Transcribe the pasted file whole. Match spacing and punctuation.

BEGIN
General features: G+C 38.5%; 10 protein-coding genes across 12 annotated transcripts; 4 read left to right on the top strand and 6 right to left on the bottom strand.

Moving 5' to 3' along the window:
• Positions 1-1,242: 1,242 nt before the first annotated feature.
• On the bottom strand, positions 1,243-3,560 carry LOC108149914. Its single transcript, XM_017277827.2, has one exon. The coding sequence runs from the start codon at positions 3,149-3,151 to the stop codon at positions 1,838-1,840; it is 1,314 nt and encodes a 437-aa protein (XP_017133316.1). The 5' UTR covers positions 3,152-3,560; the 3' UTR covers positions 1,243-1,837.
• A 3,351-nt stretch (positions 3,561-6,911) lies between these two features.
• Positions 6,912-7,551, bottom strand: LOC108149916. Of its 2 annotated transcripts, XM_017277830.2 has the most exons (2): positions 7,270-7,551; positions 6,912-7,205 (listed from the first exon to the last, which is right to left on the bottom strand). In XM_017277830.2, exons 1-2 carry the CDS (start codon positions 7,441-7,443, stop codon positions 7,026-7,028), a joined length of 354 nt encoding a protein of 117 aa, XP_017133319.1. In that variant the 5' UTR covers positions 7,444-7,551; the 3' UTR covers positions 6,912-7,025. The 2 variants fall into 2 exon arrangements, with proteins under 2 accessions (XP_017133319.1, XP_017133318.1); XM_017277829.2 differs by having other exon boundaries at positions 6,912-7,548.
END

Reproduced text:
General features: G+C 38.5%; 10 protein-coding genes across 12 annotated transcripts; 4 read left to right on the top strand and 6 right to left on the bottom strand.

Moving 5' to 3' along the window:
• Positions 1-1,242: 1,242 nt before the first annotated feature.
• On the bottom strand, positions 1,243-3,560 carry LOC108149914. Its single transcript, XM_017277827.2, has one exon. The coding sequence runs from the start codon at positions 3,149-3,151 to the stop codon at positions 1,838-1,840; it is 1,314 nt and encodes a 437-aa protein (XP_017133316.1). The 5' UTR covers positions 3,152-3,560; the 3' UTR covers positions 1,243-1,837.
• A 3,351-nt stretch (positions 3,561-6,911) lies between these two features.
• Positions 6,912-7,551, bottom strand: LOC108149916. Of its 2 annotated transcripts, XM_017277830.2 has the most exons (2): positions 7,270-7,551; positions 6,912-7,205 (listed from the first exon to the last, which is right to left on the bottom strand). In XM_017277830.2, exons 1-2 carry the CDS (start codon positions 7,441-7,443, stop codon positions 7,026-7,028), a joined length of 354 nt encoding a protein of 117 aa, XP_017133319.1. In that variant the 5' UTR covers positions 7,444-7,551; the 3' UTR covers positions 6,912-7,025. The 2 variants fall into 2 exon arrangements, with proteins under 2 accessions (XP_017133319.1, XP_017133318.1); XM_017277829.2 differs by having other exon boundaries at positions 6,912-7,548.